'The 6th Day' has a sense of humor; too bad the ending is so botched

Posted: Thursday, November 30, 2000

Who can save the world faster than Arnold Schwarzenegger? Two Arnold Schwarzeneggers.

Ahnold gets cloned in "The 6th Day," which makes it the first buddy movie in which both buddies are played by the same guy.

Other than that, "The 6th Day" hews closely to Arnold's action-adventure formula: Something bad happens, an evil millionaire is involved, Arnold and his wise-cracking but dispensable best pal investigate, Arnold fixes everything just in time to get home to his wife and young daughter.

What makes "The 6th Day" different is its sense of humor.

The movie is set in the "near future," and the glimpse we get of what life is like -- a fridge that tells you when you're running low on milk; virtual girlfriends; RePet, a company that can clone your deceased kitty-cat -- is amusing and convincing.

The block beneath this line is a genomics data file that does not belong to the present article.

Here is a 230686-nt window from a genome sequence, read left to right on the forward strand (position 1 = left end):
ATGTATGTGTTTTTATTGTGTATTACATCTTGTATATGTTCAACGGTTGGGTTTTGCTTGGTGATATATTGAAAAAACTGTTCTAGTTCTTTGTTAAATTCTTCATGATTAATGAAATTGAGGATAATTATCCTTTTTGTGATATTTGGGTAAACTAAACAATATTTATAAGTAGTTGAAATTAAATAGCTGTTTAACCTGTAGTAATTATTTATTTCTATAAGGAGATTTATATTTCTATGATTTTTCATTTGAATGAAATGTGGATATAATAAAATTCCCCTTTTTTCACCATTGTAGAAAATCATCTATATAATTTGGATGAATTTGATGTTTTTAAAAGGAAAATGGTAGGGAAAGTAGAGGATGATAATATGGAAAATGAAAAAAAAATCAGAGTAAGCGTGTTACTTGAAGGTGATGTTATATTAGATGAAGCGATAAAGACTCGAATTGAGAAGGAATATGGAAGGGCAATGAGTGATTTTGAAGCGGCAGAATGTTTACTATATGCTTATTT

Trying to track down the evil genius who is cloning people (Tony Goldwyn, in a clever performance -- this millionaire gets what he wants with fake empathy), Arnold isn't as serious as he's been in his last few turgid films.

And his character's paranoid dilemma -- what if you weren't even sure who you are? -- resonates.

Too bad the ending is such a botch. You know how, at a certain point, about 90 minutes into a movie, it sends you a message that it's about to wrap up? Usually, it's when the hero and the bad guy finally meet at the climax, a meeting that begins the swift process of carrying us through to the ending.

Or what should be the swift process -- "6th Day" fools around forever, drawing out the ending with lengthy speeches from not one, but two bad guys and a pointless subplot involving Arnold's wife and kid.

It's the usual shootout/explosion/macho wisecrack/villain rising from the dead/obvious stunt double finale, and it leaves us feeling that "6th Day" isn't much different from Arnold's other leaden movies after all.

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